Each year since 2005, our Holy Metropolis has held a Youth Conference. The location rotates between our various parishes, and this year Detroit had its turn. This was the second year that Detroit hosted the event, the first time being 2006 when Sts. Nectarios and George hosted; this year St. Spyridon’s graciously hosted. We thank its rector Fr. Steven Allen, parish president Tony Katakis, and conference organizer Chrysostomos Tsorvas, along with all the volunteers who made the event run so smoothly.
I am presently the youngest priest in our Holy Metropolis, and as such have been invited several times to speak to the Youth. This year, I was asked by Fr. Steven to prepare a discussion of technology and social media, and how they can be properly used by Orthodox Christians. My talk fit into a bigger category of preparing a home of prayer, and avoiding distractions. Dr. Anna Marandici, a medical doctor, spoke about the physiological impacts of technology on the developing brain, and Daniel Schlein spoke about practical ways we can survive life as Orthodox Christians in a society that is increasingly hostile to our faith and even to us personally.
I arrived from Raleigh with my chanter John on Thursday night, and we were given hospitality by Fr. Steven and his presbytera. On Friday, Fr. Steven and I met His Eminence Metropolitan Pavlos and his traveling companions at the hotel in which they were staying. We took His Eminence to the parish of St. Spyridon so that he could be officially received and could venerate the relics and icons of the parish, which is a historic parish, being the first specifically-Old Calendarist Greek parish established permanently in the United States. After this, administrative concerns consumed Fr. Steven’s afternoon, while I prepared the finishing touches on my talk. Dinner commenced at five o’clock in the evening, and consisted of delicious fasting food. The different youth delegations from the parishes arrived through the evening, such that some were present at dinner, some arrived during the meal, and others arrived through the Vigil which followed or even late in to the night.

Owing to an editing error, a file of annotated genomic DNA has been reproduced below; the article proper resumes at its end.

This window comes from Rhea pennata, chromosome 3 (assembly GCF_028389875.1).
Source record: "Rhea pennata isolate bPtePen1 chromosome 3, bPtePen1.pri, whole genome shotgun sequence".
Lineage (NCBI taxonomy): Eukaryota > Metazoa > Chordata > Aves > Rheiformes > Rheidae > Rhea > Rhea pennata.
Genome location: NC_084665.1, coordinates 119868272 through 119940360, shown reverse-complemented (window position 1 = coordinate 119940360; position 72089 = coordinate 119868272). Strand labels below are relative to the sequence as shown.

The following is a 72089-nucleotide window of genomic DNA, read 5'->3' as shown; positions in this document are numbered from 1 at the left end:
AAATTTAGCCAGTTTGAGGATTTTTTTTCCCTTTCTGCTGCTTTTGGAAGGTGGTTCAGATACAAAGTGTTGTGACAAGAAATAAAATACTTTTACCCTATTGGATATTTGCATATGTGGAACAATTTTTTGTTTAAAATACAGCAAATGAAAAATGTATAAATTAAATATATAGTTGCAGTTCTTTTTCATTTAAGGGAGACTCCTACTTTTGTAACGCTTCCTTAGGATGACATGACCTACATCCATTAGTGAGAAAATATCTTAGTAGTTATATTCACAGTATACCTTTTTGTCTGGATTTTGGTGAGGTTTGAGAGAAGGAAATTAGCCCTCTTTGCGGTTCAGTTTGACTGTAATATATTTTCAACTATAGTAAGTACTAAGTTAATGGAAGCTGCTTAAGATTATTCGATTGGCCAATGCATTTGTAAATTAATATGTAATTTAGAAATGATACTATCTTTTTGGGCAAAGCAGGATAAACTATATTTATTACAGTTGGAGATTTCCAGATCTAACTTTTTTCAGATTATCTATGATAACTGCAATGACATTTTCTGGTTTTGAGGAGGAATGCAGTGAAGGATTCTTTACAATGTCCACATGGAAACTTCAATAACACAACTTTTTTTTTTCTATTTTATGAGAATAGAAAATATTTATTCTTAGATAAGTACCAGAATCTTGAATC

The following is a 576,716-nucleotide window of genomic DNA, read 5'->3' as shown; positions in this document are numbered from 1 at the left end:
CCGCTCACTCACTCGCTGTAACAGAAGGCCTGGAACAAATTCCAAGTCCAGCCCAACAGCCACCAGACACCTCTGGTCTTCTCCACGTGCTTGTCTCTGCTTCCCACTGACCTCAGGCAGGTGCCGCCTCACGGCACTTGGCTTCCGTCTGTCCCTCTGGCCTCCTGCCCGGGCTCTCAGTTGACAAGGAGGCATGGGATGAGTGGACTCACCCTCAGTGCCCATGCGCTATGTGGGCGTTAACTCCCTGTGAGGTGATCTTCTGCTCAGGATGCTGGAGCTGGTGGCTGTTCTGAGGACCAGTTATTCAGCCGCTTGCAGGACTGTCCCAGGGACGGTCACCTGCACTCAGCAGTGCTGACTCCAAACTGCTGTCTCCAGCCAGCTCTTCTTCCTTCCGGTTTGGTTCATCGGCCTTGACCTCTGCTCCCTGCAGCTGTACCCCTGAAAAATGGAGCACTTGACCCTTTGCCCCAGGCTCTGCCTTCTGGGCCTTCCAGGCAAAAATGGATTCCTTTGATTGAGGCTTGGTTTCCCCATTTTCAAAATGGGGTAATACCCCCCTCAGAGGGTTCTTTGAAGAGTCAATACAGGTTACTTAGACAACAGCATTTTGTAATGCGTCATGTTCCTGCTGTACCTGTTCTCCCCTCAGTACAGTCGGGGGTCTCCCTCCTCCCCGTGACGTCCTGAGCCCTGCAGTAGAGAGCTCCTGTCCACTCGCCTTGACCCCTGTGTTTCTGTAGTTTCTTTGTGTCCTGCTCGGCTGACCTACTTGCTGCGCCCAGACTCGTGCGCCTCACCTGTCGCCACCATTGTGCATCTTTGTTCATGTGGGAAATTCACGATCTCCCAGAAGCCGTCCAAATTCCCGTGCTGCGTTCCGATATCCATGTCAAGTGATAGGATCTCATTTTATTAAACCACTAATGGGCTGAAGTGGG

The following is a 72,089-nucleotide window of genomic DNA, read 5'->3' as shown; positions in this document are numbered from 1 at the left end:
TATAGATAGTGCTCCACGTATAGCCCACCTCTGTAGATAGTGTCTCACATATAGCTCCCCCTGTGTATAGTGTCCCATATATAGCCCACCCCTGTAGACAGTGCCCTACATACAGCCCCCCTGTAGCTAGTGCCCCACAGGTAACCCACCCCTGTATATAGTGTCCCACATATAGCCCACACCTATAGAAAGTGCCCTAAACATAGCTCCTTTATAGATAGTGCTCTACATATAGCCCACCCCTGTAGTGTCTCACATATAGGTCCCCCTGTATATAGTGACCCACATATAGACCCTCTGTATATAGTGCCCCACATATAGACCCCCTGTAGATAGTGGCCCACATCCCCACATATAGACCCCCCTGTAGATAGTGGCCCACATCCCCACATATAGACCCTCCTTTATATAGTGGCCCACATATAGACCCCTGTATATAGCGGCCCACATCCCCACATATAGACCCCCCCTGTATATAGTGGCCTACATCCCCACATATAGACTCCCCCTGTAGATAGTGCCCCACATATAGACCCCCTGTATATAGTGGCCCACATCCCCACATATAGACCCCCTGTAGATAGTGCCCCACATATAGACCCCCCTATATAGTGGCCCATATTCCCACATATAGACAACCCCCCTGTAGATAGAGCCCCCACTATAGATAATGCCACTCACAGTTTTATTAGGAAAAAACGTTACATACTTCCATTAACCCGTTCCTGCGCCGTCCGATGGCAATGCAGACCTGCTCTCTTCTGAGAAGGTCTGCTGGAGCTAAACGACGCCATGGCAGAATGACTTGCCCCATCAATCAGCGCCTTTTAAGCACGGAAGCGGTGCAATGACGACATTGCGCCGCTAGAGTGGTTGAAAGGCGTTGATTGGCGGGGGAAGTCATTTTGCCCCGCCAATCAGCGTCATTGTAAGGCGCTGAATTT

At 7:30 we began the Vigil service. In modern Greek parish practice, the Vigil is celebrated less frequently than in a Russian parish, such that when Vigils are celebrated, it is a special blessing. In 2009 in New York, we also held such a Vigil. Despite the varied arrival times of the various delegations, there was a sizeable attendance at Vigil. I was the celebrant of the service, and noticed many faces continuing to fill the Church as they had finished arrival and had settled in. In accordance with traditional Orthodox practice, all dressed modestly, men and women alike, which is refreshing in a world where people wear far less clothing as a matter of course than they should. We worship in the presence of the Almighty God, and must respect the place of worship, and our fellow Christians, whom we can easily distract by flashy or inappropriate clothing. I thank the chaperones for enforcing the proper dress, and the Youth for their cooperation and willingness to follow the traditions passed down to us by our spiritual Fathers and Mothers.
The joy of the children and young adults was pleasing to see. Our Metropolis is small, and far-flung, with parishes in Chicago, Detroit, New York, Florida, Oklahoma, and other locations that take so many hours to visit, yet amazingly, we are one family, united, and joined together in the deepest bond possible, that of being the adopted children of Our Lord Jesus Christ. Sharing a common faith, common Orthodox culture, and in many cases bonds of family and spiritual ties have kept us together over the years despite the distance. Additionally, each Youth Conference sees the forging of new friendships. Perhaps we will witness Christian marriages forming as well in the years to come! All of this reminds me that not only is our faith a deeply spiritual and other-worldly faith, but it reaches down to the very basics of human existence, and serves to enrich our daily lives as well.